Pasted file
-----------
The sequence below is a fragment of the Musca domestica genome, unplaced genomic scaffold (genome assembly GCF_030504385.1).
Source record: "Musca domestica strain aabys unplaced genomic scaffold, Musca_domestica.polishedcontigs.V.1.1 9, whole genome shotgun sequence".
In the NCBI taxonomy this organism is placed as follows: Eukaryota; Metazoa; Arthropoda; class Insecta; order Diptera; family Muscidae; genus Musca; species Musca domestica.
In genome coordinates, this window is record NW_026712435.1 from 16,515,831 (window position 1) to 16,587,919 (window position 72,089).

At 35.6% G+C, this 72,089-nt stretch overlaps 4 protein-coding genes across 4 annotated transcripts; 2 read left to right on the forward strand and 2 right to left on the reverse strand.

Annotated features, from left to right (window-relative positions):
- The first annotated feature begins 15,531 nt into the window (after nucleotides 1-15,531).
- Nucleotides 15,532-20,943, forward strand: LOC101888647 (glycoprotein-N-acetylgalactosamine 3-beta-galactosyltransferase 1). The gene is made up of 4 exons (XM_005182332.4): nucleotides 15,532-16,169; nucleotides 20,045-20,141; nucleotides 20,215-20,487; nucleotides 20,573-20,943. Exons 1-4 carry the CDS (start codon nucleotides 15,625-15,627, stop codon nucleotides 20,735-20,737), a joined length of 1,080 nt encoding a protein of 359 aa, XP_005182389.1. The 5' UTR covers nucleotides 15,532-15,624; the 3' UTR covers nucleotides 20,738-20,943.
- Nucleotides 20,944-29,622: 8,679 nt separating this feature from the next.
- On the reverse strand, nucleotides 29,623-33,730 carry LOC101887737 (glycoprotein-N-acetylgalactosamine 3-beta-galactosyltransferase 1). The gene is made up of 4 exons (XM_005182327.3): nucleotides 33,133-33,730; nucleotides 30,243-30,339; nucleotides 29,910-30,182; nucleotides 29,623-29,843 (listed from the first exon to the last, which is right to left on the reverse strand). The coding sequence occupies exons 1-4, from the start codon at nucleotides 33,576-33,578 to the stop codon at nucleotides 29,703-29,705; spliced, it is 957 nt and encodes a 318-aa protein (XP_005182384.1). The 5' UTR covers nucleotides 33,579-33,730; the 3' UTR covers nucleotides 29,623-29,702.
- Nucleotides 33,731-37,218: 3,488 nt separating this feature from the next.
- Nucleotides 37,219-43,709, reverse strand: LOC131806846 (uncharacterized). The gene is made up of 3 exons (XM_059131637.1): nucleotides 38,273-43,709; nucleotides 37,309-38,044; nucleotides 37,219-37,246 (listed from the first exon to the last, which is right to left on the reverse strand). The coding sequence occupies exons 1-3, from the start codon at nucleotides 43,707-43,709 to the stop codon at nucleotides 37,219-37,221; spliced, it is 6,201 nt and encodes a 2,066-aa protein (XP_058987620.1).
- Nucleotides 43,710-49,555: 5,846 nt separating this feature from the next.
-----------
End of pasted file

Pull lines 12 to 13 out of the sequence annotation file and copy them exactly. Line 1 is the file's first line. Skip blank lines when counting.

- Nucleotides 37,219-43,709, reverse strand: LOC131806846 (uncharacterized). The gene is made up of 3 exons (XM_059131637.1): nucleotides 38,273-43,709; nucleotides 37,309-38,044; nucleotides 37,219-37,246 (listed from the first exon to the last, which is right to left on the reverse strand). The coding sequence occupies exons 1-3, from the start codon at nucleotides 43,707-43,709 to the stop codon at nucleotides 37,219-37,221; spliced, it is 6,201 nt and encodes a 2,066-aa protein (XP_058987620.1).
- Nucleotides 43,710-49,555: 5,846 nt separating this feature from the next.